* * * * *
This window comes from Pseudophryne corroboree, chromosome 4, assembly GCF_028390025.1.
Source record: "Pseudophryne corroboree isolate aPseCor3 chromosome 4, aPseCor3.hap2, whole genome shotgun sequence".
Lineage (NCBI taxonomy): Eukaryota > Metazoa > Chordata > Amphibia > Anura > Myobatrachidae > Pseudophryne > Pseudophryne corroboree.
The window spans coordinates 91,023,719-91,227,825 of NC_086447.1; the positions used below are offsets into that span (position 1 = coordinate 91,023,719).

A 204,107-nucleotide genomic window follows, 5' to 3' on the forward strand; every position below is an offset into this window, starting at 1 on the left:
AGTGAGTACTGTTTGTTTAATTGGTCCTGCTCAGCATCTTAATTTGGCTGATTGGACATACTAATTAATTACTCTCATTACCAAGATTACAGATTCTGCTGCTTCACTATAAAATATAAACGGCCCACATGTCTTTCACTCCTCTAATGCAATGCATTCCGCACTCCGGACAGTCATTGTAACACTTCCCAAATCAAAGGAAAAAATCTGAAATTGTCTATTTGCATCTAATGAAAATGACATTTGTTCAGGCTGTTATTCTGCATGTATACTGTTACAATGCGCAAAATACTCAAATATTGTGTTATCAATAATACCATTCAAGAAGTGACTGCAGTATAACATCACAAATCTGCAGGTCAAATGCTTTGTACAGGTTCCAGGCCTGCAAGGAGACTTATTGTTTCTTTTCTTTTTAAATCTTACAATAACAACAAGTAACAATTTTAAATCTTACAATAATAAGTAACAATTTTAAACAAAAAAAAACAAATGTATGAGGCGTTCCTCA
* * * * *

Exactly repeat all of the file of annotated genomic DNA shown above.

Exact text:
This window comes from Pseudophryne corroboree, chromosome 4, assembly GCF_028390025.1.
Source record: "Pseudophryne corroboree isolate aPseCor3 chromosome 4, aPseCor3.hap2, whole genome shotgun sequence".
Lineage (NCBI taxonomy): Eukaryota > Metazoa > Chordata > Amphibia > Anura > Myobatrachidae > Pseudophryne > Pseudophryne corroboree.
The window spans coordinates 91,023,719-91,227,825 of NC_086447.1; the positions used below are offsets into that span (position 1 = coordinate 91,023,719).

A 204,107-nucleotide genomic window follows, 5' to 3' on the forward strand; every position below is an offset into this window, starting at 1 on the left:
AGTGAGTACTGTTTGTTTAATTGGTCCTGCTCAGCATCTTAATTTGGCTGATTGGACATACTAATTAATTACTCTCATTACCAAGATTACAGATTCTGCTGCTTCACTATAAAATATAAACGGCCCACATGTCTTTCACTCCTCTAATGCAATGCATTCCGCACTCCGGACAGTCATTGTAACACTTCCCAAATCAAAGGAAAAAATCTGAAATTGTCTATTTGCATCTAATGAAAATGACATTTGTTCAGGCTGTTATTCTGCATGTATACTGTTACAATGCGCAAAATACTCAAATATTGTGTTATCAATAATACCATTCAAGAAGTGACTGCAGTATAACATCACAAATCTGCAGGTCAAATGCTTTGTACAGGTTCCAGGCCTGCAAGGAGACTTATTGTTTCTTTTCTTTTTAAATCTTACAATAACAACAAGTAACAATTTTAAATCTTACAATAATAAGTAACAATTTTAAACAAAAAAAAACAAATGTATGAGGCGTTCCTCA